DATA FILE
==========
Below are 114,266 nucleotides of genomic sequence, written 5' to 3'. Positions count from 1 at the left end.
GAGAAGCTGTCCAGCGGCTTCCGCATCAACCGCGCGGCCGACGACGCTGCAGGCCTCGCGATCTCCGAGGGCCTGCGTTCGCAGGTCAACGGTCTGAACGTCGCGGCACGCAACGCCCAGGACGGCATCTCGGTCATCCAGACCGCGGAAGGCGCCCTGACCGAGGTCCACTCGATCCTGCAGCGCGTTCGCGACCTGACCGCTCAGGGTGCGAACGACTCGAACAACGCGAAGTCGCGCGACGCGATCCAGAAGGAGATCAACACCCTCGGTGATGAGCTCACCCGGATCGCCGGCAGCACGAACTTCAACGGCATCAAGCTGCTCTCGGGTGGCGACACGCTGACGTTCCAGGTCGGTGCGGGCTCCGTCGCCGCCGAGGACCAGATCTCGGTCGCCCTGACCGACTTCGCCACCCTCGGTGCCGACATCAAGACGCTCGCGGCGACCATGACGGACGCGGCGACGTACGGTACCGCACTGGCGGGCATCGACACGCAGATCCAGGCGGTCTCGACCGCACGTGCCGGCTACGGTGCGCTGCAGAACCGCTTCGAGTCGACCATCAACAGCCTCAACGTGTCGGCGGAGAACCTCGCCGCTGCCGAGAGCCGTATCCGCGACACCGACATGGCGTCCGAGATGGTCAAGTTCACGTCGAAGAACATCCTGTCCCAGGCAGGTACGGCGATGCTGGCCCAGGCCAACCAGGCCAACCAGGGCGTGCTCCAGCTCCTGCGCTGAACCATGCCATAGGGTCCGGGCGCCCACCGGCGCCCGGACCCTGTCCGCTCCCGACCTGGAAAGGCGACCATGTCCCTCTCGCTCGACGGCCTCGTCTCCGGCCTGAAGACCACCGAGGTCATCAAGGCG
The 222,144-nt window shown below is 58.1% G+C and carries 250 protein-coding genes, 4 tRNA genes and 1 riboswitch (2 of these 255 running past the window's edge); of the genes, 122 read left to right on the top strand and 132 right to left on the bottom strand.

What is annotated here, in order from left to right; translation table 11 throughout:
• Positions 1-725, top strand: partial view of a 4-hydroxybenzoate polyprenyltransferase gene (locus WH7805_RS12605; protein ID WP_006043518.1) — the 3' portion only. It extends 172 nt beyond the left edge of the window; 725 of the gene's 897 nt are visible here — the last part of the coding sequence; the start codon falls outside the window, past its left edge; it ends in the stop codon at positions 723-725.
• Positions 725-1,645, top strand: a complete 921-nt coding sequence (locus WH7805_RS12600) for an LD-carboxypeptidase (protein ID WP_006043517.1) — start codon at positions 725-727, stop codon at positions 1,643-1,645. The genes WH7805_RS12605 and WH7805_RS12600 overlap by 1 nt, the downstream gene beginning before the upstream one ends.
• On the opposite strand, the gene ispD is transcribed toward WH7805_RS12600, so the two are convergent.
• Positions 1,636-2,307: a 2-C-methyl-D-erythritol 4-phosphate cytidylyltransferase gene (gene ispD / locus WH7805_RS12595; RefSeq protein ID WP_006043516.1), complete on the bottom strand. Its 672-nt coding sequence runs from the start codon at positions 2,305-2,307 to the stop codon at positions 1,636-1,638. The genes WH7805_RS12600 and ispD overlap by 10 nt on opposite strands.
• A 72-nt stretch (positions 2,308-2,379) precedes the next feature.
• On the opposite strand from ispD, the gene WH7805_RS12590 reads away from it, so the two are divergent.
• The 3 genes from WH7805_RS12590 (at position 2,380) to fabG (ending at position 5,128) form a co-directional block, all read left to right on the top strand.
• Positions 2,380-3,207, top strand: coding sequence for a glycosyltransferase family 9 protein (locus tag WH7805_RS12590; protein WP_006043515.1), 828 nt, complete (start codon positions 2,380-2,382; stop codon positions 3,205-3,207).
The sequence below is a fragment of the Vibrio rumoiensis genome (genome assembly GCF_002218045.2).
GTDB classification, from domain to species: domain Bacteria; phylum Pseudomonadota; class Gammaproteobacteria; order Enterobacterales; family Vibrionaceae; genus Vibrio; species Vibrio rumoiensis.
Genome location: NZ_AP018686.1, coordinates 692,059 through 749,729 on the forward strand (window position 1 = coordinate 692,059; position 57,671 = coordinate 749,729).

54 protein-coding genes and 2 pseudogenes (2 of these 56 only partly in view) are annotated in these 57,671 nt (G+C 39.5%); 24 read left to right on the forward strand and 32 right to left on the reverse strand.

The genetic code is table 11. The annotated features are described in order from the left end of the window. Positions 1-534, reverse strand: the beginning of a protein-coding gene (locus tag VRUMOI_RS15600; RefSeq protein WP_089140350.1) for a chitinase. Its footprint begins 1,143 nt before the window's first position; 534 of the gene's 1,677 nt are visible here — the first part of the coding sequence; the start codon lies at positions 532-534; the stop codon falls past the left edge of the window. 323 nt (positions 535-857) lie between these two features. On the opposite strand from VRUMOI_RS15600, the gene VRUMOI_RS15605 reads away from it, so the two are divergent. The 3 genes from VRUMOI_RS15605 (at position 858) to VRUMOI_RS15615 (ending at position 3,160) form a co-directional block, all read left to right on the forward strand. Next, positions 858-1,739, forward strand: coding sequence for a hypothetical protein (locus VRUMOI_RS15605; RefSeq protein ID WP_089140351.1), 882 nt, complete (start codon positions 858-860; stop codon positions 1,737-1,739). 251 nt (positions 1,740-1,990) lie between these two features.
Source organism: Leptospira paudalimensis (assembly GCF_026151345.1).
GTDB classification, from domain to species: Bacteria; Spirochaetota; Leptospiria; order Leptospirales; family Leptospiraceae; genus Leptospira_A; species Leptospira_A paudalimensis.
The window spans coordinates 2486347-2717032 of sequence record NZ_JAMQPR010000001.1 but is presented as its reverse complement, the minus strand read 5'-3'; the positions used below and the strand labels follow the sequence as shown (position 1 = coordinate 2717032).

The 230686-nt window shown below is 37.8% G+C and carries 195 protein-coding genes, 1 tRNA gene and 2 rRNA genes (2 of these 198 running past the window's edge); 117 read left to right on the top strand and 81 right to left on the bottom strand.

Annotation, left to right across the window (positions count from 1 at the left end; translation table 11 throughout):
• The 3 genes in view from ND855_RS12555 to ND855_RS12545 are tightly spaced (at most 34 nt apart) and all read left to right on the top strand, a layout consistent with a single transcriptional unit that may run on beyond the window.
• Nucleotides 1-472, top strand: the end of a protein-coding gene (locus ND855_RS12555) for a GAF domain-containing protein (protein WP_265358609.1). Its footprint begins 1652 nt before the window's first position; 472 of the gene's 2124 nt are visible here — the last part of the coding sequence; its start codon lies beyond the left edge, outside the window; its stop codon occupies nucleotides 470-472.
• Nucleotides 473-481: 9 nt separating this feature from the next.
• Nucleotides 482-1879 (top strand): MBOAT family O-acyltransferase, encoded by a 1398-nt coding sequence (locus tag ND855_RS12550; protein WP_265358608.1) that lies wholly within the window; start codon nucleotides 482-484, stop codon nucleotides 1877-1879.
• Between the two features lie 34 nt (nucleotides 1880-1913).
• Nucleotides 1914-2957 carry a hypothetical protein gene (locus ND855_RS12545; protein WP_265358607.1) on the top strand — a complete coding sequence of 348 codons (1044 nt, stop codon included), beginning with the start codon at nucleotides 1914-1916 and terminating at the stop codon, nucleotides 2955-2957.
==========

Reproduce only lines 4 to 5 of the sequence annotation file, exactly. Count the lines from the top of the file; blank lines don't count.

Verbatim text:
What is annotated here, in order from left to right; translation table 11 throughout:
• Positions 1-725, top strand: partial view of a 4-hydroxybenzoate polyprenyltransferase gene (locus WH7805_RS12605; protein ID WP_006043518.1) — the 3' portion only. It extends 172 nt beyond the left edge of the window; 725 of the gene's 897 nt are visible here — the last part of the coding sequence; the start codon falls outside the window, past its left edge; it ends in the stop codon at positions 723-725.